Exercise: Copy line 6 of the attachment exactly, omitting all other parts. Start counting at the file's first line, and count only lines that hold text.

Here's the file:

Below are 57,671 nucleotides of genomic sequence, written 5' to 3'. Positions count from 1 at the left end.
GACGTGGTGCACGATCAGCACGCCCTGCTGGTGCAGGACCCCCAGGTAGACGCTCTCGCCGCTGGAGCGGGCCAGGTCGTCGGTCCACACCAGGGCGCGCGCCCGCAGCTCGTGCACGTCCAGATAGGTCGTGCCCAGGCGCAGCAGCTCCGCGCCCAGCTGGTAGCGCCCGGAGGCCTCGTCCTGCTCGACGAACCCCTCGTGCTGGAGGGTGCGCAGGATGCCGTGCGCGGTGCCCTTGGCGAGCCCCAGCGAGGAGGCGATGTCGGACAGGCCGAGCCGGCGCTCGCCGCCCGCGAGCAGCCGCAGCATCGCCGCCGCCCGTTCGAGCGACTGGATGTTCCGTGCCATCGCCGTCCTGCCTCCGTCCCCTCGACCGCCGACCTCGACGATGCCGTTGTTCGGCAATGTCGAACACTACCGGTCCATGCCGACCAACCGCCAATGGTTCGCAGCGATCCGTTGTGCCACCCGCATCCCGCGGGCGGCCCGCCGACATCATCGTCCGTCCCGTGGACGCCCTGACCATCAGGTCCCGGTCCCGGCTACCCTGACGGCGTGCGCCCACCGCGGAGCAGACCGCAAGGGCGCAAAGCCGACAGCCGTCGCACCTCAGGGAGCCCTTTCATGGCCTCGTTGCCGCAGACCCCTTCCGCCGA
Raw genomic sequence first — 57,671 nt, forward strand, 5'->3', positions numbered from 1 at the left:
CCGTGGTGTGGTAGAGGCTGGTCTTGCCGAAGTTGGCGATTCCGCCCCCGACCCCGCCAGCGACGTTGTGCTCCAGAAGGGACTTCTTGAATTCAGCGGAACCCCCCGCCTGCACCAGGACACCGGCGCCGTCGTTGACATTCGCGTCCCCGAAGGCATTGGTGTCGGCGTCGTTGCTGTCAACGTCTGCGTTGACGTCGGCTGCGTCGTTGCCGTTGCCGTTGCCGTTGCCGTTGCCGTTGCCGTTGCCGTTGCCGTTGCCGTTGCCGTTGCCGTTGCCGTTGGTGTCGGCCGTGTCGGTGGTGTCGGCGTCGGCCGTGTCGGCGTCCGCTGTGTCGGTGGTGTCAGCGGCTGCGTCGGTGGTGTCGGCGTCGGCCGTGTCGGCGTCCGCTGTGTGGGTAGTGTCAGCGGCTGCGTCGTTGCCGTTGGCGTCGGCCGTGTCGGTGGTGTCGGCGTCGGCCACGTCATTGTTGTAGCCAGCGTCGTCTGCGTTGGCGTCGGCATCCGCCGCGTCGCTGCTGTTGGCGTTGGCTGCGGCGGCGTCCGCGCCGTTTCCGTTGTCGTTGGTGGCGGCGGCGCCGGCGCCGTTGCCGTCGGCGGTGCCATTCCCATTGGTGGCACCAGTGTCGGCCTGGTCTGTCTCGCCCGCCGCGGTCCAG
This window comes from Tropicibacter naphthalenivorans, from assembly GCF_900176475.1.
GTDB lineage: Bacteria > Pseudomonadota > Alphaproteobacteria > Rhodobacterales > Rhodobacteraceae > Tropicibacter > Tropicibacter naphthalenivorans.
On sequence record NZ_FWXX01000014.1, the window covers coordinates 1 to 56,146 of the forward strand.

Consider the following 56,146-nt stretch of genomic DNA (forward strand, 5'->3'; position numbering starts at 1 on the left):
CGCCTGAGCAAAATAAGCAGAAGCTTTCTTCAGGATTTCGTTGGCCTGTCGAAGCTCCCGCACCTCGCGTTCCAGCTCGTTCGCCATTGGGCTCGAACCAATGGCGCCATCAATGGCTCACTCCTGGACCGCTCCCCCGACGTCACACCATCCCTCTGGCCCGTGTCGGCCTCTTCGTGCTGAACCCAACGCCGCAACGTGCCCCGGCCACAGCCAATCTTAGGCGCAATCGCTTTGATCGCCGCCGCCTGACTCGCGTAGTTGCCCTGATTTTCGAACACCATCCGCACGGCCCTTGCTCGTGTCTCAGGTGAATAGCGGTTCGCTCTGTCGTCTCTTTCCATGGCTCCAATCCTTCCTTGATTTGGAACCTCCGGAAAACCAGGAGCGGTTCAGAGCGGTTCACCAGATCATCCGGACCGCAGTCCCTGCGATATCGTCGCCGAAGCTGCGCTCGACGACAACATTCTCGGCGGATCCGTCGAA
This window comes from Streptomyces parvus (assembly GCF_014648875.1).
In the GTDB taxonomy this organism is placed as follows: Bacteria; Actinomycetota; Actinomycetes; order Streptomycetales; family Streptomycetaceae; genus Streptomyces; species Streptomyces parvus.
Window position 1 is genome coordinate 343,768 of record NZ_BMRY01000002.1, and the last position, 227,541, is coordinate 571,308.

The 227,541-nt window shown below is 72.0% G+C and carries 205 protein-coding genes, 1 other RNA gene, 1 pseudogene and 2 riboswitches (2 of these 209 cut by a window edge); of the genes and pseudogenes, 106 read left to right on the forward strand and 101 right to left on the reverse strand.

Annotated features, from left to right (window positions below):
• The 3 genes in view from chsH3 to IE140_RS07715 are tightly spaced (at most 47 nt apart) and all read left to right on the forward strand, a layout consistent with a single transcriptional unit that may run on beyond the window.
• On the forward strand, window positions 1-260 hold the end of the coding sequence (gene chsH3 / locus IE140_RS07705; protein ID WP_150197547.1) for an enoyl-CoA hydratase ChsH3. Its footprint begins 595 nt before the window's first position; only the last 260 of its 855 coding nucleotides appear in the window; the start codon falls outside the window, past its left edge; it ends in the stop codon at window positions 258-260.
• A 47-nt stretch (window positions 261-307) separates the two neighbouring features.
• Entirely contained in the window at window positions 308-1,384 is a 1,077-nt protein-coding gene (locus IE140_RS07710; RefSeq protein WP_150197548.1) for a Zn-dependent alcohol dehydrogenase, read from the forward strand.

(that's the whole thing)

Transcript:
GTDB lineage: Bacteria > Pseudomonadota > Alphaproteobacteria > Rhodobacterales > Rhodobacteraceae > Tropicibacter > Tropicibacter naphthalenivorans.